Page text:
is enforced against those who have been enlisting under General Fremont's order through me, the Government will lose several thousand men, who will not have anything to do with Governor Dennison. They will disband before they come under his administration. All I ask is authority to send away those who have already received authority from me to go. Can I have it? If not, great confusion will prevail. Will issue no new permits.
JNO. A. GURLEY.
INDIANAPOLIS, September 16, 1861.
Honorable SIMON CAMERON:
SIR: I have the honor to report the following regiments at the places mentioned in this State, with the numbers appended:
Indianapolis, 900; regiment full in one week.
Lawrenceburg, 850; regiment full in one week.
Richmond, 800; regiment full in one week.
Anderson, 750; regiment full in ten days.
Fort Wayne, 1,010; regiment full.
Fort Wayne, 400; regiment full in two week.
Laporte, 800; regiment full in a week.
La Fayette, 900; regiment full in three days.
Terre Haute, 1,010; regiment full.
Terre Haute, 300; regiment full in two weeks.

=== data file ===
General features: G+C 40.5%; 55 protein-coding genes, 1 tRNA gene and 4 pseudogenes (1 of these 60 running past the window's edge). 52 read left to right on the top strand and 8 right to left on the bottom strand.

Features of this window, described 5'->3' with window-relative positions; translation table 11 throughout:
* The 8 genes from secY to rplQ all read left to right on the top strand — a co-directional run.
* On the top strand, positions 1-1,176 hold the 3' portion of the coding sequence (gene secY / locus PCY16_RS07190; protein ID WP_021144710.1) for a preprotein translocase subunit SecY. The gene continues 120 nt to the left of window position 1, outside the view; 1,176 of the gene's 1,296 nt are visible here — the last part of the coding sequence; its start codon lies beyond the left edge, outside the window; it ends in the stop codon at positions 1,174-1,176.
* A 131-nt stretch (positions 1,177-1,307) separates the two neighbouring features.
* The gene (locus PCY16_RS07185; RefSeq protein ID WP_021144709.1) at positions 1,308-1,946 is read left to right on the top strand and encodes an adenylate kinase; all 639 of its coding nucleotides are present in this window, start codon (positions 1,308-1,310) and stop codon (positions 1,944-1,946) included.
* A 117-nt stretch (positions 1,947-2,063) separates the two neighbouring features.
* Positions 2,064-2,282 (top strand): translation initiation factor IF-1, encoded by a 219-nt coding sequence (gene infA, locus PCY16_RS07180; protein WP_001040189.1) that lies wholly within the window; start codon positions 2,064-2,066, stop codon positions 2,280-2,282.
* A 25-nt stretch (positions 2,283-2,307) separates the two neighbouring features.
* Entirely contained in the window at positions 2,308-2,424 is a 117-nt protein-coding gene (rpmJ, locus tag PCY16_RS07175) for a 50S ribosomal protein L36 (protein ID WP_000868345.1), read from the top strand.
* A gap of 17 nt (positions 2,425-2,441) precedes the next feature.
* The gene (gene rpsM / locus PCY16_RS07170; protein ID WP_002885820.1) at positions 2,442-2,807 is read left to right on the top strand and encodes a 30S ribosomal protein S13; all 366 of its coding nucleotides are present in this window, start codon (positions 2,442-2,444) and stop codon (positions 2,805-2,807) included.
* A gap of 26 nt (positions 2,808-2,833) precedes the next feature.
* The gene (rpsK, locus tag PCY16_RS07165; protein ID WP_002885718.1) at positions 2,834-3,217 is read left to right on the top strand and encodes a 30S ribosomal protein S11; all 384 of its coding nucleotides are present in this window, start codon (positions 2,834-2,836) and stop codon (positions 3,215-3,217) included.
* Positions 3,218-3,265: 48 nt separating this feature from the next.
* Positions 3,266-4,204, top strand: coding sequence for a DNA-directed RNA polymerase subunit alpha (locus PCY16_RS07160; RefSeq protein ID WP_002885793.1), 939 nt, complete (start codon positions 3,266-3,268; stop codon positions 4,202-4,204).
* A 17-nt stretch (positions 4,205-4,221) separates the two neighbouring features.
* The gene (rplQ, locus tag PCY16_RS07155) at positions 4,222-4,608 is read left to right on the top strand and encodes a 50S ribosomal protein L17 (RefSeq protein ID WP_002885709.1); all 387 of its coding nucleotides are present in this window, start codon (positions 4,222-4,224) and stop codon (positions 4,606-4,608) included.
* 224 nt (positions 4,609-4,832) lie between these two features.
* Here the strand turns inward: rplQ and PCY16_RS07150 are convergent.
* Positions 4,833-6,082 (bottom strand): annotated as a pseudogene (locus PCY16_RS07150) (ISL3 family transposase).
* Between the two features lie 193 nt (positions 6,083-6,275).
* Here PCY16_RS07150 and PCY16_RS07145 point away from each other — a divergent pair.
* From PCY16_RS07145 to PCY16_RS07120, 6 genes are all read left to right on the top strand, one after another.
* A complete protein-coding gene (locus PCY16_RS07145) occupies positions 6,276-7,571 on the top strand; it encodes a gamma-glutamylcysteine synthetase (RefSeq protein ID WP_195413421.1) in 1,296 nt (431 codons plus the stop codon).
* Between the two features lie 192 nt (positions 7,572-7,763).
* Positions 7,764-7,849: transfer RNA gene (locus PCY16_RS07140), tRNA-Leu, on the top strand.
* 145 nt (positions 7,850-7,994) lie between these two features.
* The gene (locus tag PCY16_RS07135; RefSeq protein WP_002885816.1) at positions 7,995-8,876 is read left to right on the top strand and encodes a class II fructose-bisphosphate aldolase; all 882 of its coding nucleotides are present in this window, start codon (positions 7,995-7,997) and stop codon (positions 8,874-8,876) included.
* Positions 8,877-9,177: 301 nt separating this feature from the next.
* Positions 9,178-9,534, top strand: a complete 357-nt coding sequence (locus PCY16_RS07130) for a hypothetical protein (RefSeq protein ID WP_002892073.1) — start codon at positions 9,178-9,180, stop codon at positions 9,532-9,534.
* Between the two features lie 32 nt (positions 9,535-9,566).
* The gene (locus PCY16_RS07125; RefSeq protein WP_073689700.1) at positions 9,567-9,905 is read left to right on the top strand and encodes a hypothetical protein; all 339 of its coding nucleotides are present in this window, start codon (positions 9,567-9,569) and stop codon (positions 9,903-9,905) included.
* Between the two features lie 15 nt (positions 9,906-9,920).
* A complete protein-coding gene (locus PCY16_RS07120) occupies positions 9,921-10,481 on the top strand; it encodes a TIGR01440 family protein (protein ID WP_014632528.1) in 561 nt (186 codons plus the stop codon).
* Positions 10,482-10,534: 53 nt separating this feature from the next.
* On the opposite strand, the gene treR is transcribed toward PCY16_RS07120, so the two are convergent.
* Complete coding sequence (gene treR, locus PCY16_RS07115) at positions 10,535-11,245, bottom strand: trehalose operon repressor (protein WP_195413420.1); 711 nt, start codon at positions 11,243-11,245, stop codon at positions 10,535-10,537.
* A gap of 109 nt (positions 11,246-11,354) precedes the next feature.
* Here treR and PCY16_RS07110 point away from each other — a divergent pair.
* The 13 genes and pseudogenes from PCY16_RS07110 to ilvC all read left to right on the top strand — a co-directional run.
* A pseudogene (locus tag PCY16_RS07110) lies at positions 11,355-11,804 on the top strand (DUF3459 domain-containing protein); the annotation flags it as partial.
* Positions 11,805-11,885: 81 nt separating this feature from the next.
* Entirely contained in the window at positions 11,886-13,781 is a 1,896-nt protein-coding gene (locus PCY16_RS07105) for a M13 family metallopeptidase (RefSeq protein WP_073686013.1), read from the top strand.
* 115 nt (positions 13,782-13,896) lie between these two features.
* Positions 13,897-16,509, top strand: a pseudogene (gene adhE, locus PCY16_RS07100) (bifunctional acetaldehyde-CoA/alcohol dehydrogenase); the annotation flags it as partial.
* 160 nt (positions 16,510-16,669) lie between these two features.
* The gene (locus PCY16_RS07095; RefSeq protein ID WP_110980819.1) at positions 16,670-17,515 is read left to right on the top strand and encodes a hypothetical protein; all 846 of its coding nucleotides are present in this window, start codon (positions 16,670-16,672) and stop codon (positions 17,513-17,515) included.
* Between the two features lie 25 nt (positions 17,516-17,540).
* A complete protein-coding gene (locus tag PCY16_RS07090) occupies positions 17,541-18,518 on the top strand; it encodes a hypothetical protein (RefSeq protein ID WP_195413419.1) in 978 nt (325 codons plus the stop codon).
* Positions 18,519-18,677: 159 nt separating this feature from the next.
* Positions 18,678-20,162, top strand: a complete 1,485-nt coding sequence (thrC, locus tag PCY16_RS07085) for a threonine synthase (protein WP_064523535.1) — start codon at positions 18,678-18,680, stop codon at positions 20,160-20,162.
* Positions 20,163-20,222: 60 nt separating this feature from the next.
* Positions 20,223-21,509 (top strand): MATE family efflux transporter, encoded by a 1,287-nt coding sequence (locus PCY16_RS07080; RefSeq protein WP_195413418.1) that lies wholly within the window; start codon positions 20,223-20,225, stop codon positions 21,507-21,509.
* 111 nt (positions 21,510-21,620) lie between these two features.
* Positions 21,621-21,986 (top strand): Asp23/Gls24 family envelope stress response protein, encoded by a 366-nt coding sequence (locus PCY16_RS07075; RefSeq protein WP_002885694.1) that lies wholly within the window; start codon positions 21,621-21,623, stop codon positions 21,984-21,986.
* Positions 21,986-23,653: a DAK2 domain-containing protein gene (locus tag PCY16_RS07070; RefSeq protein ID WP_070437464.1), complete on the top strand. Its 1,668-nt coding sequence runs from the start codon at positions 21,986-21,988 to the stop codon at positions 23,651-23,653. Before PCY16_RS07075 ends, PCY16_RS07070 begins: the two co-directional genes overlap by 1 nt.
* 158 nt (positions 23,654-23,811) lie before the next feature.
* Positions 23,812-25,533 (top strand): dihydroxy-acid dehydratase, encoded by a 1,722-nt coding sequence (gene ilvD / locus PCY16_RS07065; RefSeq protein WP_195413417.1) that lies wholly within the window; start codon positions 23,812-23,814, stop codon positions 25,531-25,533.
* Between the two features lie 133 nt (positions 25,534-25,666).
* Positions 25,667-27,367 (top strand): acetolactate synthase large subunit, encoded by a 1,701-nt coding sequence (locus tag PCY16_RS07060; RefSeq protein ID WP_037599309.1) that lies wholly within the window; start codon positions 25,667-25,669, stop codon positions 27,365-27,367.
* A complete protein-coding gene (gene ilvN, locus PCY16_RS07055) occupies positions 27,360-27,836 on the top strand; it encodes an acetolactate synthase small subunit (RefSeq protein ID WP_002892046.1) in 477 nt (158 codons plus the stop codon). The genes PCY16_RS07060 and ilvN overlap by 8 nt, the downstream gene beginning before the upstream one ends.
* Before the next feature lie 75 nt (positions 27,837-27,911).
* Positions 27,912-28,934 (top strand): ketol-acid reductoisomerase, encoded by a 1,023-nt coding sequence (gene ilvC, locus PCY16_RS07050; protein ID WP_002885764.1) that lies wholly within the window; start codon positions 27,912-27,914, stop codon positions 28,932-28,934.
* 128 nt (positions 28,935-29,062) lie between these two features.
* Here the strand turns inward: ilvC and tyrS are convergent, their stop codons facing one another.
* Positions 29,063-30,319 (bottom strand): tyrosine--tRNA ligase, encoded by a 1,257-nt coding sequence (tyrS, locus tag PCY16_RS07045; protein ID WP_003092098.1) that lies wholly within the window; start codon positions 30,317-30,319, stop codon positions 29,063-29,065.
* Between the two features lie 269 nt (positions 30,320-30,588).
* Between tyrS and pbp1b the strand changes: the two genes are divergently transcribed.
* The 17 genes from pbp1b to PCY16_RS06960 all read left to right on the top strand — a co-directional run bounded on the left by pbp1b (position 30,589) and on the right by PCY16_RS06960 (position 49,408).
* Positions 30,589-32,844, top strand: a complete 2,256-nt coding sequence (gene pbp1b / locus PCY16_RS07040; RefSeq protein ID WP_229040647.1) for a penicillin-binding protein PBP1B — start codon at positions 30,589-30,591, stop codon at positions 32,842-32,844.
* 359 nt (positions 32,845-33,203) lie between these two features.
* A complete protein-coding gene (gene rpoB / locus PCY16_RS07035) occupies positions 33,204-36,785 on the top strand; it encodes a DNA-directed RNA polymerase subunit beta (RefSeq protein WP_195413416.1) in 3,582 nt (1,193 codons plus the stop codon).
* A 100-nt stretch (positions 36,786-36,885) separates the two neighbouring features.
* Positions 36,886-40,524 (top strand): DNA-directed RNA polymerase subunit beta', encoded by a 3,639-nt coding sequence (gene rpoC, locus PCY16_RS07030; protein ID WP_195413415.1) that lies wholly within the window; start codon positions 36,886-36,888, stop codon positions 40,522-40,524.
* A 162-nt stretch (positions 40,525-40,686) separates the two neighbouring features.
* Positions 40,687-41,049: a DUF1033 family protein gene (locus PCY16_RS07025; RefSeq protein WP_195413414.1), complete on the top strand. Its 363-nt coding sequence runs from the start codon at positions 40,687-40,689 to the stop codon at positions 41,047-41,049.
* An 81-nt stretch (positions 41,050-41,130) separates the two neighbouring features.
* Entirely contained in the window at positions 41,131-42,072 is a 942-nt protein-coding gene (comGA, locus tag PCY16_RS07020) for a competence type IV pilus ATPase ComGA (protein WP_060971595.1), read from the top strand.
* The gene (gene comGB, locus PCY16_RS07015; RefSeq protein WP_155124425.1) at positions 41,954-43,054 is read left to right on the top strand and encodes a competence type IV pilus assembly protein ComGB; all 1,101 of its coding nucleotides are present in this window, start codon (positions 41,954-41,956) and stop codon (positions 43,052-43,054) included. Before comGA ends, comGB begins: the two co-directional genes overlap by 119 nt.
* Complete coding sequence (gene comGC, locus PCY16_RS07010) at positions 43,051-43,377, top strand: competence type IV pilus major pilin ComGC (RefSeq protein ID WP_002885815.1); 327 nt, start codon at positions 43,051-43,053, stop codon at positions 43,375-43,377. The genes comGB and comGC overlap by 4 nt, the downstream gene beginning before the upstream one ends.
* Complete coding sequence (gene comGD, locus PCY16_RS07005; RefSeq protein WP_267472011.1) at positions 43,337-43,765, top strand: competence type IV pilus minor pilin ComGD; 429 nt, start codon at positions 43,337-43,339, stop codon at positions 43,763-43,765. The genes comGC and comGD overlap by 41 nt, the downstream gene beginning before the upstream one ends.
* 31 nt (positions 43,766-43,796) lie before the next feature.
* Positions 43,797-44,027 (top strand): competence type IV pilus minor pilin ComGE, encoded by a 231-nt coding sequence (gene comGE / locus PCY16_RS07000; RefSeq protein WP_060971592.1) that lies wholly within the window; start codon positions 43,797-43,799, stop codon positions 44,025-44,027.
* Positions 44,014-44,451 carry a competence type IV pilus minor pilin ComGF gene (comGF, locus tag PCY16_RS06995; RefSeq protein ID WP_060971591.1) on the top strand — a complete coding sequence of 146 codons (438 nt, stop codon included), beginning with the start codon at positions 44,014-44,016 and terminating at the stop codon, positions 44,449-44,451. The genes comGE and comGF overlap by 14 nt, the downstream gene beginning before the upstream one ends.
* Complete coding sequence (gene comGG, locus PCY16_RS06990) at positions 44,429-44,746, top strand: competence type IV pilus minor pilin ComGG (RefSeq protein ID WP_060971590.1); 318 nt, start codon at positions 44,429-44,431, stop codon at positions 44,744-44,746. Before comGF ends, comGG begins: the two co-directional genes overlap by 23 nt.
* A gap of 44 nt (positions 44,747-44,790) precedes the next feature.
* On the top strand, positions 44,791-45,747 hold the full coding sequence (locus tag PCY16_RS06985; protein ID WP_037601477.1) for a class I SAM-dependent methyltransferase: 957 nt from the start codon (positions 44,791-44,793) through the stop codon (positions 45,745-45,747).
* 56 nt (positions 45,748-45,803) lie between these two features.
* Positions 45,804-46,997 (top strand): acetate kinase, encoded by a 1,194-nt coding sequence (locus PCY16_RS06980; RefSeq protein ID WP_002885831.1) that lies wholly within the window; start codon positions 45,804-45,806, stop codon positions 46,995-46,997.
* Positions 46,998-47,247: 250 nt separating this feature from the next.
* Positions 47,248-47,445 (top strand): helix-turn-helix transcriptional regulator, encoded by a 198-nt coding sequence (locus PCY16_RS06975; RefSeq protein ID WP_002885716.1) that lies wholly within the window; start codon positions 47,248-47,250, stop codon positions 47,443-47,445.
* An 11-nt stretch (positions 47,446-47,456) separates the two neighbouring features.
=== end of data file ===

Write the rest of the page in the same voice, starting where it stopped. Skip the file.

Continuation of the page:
Evansville, 400; regiment full in two weeks.
New Albany, 1,010; regiment full.
Madison, 900; regiment full in one week.
Sharpshooters, 1,000; regiment full.
German regiment, 800; regiment full in ten days.
Cavalry, five companies, 400; regiment being organized.
For these regiments we have no arms in the State, and they are particularly needed. We have besides these twenty-two regiments in the field, and five others forming, not put down. Miles J. Fletcher, one of the State officers, being about to visit your city, I send above statistics, and ask your attention to matter of arms.
Very respectfully, yours,
O. P. MORTON.
OFFICE OF ATTORNEY-GENERAL,
Des Moines, Iowa, September 16, 1861.
Honorable SIMON CAMERON,
Secretary of War, Washington, D. C.:
DEAR SIR: At the request of Governor Kirkwood I write you upon the subject or raising the four additional regiments of soldiers required from this State. It is more than possible that we shall resort to drafting in order to comply promptly with the requirements of the Government. Our own State militia laws are very meager, and provide no machinery for raising troops in this manner. I ma not advised as to what laws many have been passed at the recent session of Congress, or of any laws or regulations of the General Government under which we should proceed. We write to you for information and direction, as also for the necessary authority in case we should act under the warrant of the General Government. Please advise us at an early day. It may be that we can raise the troops without a resort to compulsion, but he wish